Before the internet, there was the night editor











That’s from this week’s New Yorker. (More cartoons here.)

It’s not all that accurate, though. In real life, the next frame would be one of them on the phone — usually with a few more empty wine glasses on the table — to the night editor at the local newspaper saying, “I need you to settle a bet. Who played the super on that TV show from the early Seventies? The one with the three veterinarians.”

And the night editor would know the answer because that’s what night editors know. Either that or he — invariably male — would tell the caller to screw off and hang up. Or maybe both.

Update: In addition to the comments from Lex and Steve below, I have a few from Facebook and Twitter friends. They are mainly along the lines of, “The Internet? Son, please. Still happens.”

Shannan Bowen: “I guess there are some people who don’t know how to use the Internet, because I swear I get calls like that all the time! Today someone called me to ask what kind of parking permit she needed in a particular area. I gave her the parking department’s number, because I just didn’t know the answer.”

Lorraine Ahearn: “We were just talking at dinner about the Google effect, no one has to remember trivia anymore. Like we were trying to remember the name of the guy who cleaned OJ’s pool. But we didn’t bother Googling him. That’s the Kardashian effect. When it’s not worth Googling…”

Buffy Andrews: “For me, it was the information desk at the library.”

John Cole: “The news desk at an afternoon daily where I worked decades ago routinely took calls from a woman who needed help with that day’s crossword puzzle.”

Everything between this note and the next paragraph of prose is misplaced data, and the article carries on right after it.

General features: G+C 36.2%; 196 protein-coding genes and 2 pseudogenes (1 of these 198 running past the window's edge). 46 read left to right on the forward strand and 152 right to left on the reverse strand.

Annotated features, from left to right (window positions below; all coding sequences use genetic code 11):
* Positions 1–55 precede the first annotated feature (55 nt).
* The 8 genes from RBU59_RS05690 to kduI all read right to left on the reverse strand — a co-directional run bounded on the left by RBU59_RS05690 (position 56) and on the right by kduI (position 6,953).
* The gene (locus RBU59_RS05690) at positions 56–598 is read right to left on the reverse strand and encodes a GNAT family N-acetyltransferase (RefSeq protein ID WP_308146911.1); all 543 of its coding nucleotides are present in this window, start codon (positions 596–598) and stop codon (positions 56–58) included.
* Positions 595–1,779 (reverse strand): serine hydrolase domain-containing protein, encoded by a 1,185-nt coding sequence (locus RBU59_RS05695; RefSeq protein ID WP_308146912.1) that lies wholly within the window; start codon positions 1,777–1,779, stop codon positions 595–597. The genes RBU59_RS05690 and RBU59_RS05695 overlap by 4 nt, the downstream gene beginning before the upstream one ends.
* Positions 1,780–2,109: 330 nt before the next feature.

Cindy Loman: “I remember people from other states calling sports night desks to check on Nascar.”

David A. Johnson: “We’re still Google for old people.”

R.L. Bynum: “I settled bets many a night on the desk. Also got calls from parents who should have sent their kids to library!”



(Hat tip to John Cole.)

Newspapers need more columnists

These days, whenever veteran journalists at the top of their games leave the newspaper business, it’s bad. Out goes the institutional memory, experience and writing/reporting chops that readers have come to trust. Whenever a columnist leaves the paper, it’s doubly bad. Out goes the personality, wit and style that readers have come to love…or hate.

North Carolina newspapers have lost some great ones in the past few years, too. The News & Record’s Lorraine Ahearn returned to school to earn a doctorate. The same month — August 2010 — the News & Observer announced that one of its longtime columnists, Ruth Sheehan, was headed to law school.

Now, Tommy Tomlinson, columnist with the Charlotte Observer, is leaving the paper to write for a sports website. And with his typical grace, he describes what everyone who leaves a job they love feels:

Sometimes, when you’re going down the highway, you can look over and see another road running beside the one you’re on. I’ve spent a lot of time on the highway, and I’ve often wondered about those people on the other road, how the world might look from over there, how our journeys might be different even though the direction is the same.

The thing is, you can’t know unless you take the other road.

I hope the Observer replaces him. Good columnists are expensive and hard to keep in the corral and feisty. And worth every penny. As people are finding fewer and fewer reasons to pick up a newspaper, newspapers should hire more columnists. The news is everywhere; a compelling writer with a strong personality and deep insight isn’t.